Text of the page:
One of the major failings of learning geography or history, at least as experienced in classrooms, is the inability to get a genuine sense of place as an actor in the story.
If you’ve never been to Washington, D.C., it’s hard to get a sense of the scale of the place, and why the city is situated where it is. Or, if you’ve never travelled through the swamps of South Carolina, it’s hard to imagine the difficulties the armies faced in simple logistics, moving through this harsh and challenging terrain, during the American Revolutionary War.
This week, we’ve been reminded of the vast distances between where we live, and the far-flung reaches of the outer edge of our solar system. Even traveling 30,000 miles per hour, it took the New Horizons spacecraft ten years to reach Pluto… and it has been only in the past week that Pluto has become for us, for the first time in history, a place.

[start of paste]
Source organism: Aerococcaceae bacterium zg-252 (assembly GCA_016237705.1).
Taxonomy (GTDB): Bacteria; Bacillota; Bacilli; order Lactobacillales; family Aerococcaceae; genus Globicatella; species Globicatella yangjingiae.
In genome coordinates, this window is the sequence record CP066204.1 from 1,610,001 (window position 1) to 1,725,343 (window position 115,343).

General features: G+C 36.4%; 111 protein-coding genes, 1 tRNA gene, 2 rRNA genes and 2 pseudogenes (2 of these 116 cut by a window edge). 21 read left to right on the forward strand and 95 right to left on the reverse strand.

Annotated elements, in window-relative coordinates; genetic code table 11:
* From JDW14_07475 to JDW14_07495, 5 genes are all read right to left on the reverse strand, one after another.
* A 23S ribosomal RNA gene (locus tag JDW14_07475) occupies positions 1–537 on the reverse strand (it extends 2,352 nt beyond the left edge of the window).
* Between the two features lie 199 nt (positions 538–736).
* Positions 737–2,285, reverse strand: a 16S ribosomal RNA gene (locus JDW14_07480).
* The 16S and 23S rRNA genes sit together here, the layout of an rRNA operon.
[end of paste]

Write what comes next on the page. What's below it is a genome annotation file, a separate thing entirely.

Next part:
I’ve worked remotely on projects, often for years at a time. It was a successful model for me as a developer. But it is still a model with a very serious drawback – it’s inability to transcribe place as a component in how business actually happens.
Our presence allows us to experience serendipity – unplanned, unexpected, and spontaneous discovery – that aids in our understanding of all that a place is.
If we could send actual geologists to any of the planets, they would discover more in 30 minutes time, than all the robotic explorers we can send in the next 100 years could ever suss out.
There’s a value in being there, that can’t be replicated through technology.
It’s more than sensory.
Being there is often the difference between totally “getting it”, or missing understanding altogether.
Go, and be you.